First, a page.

It is also interesting to note that Stefan Zweig was caught up in the nationalistic fervour of 1914 himself, a fact that he retroactively falsifies in his autobiography. Author Nicolaus Unger devotes his journal article to “exploring Zweig’s inaccurate portrayal of his feelings and actions in the opening months of the [First World War].” 
The BBC article written by Benjamin Ramm, focuses on Zweig’s autobiography entitled The World of Yesterday “an elegy for a civilization now consumed by war.” And another work entitled Brazil: Land of the Future, which according to Ramm, is “an optimistic portrait of a new world.” Both of these were completed in the year before Zweig’s suicide. Ramm goes on to state in his article that the “story of these two books, and of the refugee who wrote them, offers a guide to the trap of nationalism and the trauma of exile.”
The article’s author succeeds in soliciting sympathy for both the multicultural state as a concept and for migrants caught up in the migrant crisis in the present day by way of Zweig’s martyrdom.
One of the most glaring flaws of Ramm’s article in the New Yorker is his portrayal of pre-First World War Austria-Hungary. Ramm writes that “Zweig was born in 1881 into a prosperous and cultured Jewish family in Vienna, capital of the multi-ethnic Habsburg empire, where Austrians, Hungarians, Slavs and Jews, among many others, coexisted…it provided Zweig with a template of cultural plurality at a time when Europe was consuming itself in nationalism.”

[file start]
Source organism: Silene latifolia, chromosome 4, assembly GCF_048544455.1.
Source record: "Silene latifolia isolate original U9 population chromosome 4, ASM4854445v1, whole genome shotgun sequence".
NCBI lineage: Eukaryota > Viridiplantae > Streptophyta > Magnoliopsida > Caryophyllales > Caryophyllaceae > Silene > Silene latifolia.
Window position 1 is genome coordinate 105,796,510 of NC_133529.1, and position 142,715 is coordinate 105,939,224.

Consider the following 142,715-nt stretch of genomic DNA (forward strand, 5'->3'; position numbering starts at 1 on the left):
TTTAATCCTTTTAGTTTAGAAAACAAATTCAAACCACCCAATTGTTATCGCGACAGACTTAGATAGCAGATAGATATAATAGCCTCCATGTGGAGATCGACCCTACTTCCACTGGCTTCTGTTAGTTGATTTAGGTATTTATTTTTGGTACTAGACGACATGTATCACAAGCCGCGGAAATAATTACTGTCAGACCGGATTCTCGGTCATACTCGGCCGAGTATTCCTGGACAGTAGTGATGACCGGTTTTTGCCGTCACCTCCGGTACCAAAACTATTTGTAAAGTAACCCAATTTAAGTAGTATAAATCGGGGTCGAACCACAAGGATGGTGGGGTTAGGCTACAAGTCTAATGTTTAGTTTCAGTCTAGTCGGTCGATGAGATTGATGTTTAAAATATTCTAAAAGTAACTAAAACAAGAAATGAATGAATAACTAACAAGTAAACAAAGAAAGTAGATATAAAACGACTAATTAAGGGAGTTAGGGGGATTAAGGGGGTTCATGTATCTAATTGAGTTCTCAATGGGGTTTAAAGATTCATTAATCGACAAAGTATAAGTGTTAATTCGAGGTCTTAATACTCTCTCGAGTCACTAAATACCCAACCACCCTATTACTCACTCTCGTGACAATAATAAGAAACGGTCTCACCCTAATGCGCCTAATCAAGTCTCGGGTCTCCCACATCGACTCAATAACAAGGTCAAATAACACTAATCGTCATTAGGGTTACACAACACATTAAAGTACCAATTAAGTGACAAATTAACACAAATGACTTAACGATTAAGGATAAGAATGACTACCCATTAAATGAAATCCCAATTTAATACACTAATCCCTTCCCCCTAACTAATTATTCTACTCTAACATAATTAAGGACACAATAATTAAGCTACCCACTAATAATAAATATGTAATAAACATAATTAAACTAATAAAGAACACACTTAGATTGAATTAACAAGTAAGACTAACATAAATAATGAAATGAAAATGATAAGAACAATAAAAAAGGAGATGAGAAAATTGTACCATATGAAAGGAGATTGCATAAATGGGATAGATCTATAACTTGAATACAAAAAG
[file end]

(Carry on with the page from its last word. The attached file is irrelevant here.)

This is an outright falsehood. As many historians have pointed out, Austria-Hungary was fraught with ethnic tension as competing peoples jostled with one another in the same living space for resources and political power. Let alone the fact that the catalyst of the First World War occurred within its borders.
Nicholas Gooderick-Clarke, for instance, devotes his best known work, The Occult Roots of Nazism, which takes as its subject ideas of
racial election, demonology and millennium among Austrian-German nationalists prior to the First World War. That study was intended to show how quasi-religious and even occult ideas would bolster German identity in response to the perceived threats of liberalism, laissez-faire capitalism and the rise of subject nationalities at the beginning of the last century. At this time large-scale industry, new metropolitan cities, the growth of capitalist finance and organized labor were all perceived as threats by traditional groups.
Similarly, academic Andrew Fraser points out that “even the well-worn theme of Hitler’s allegedly Manichean, obsessive, and hateful anti-Semitism has been cast into doubt.” Fraser states that Hitler was steeped in the German ethno-nationalist subculture of Austria-Hungary:
a milieu within which German decline in a multi-ethnic society was an inescapable fact of life. Indeed, in Hitler’s own personal experience, the Jews were not the only ethnic rivals engaged in resource competition with his own people. In Hitler’s hometown of Linz, ethnic Germans fretted over the threat of “Czechization” produced by the mass migration of high fertility Czechs to Austrian cities. Indeed, by 1910, Czechs were an absolute majority of Viennese.